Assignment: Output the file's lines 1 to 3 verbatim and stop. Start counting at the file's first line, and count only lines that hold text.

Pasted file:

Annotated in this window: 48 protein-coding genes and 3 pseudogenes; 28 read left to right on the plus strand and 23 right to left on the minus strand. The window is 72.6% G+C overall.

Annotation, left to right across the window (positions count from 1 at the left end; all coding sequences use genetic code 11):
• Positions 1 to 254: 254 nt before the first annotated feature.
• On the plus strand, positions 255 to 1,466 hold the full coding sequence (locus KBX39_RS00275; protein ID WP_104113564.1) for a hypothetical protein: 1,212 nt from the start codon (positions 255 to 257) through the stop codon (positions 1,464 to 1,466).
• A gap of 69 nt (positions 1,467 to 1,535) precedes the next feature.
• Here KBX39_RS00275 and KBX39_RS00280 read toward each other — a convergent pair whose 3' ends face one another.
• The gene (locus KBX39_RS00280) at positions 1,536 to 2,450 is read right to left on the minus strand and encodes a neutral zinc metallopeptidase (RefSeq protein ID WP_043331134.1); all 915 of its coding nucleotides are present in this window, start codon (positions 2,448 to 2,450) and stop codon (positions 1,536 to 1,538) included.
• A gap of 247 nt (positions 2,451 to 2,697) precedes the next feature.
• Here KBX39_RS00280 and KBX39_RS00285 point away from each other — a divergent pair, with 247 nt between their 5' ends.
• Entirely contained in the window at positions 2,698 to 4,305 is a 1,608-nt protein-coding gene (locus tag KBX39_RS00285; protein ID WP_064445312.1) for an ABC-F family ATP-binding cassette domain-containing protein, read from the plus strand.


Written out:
Annotated in this window: 48 protein-coding genes and 3 pseudogenes; 28 read left to right on the plus strand and 23 right to left on the minus strand. The window is 72.6% G+C overall.

Annotation, left to right across the window (positions count from 1 at the left end; all coding sequences use genetic code 11):
• Positions 1 to 254: 254 nt before the first annotated feature.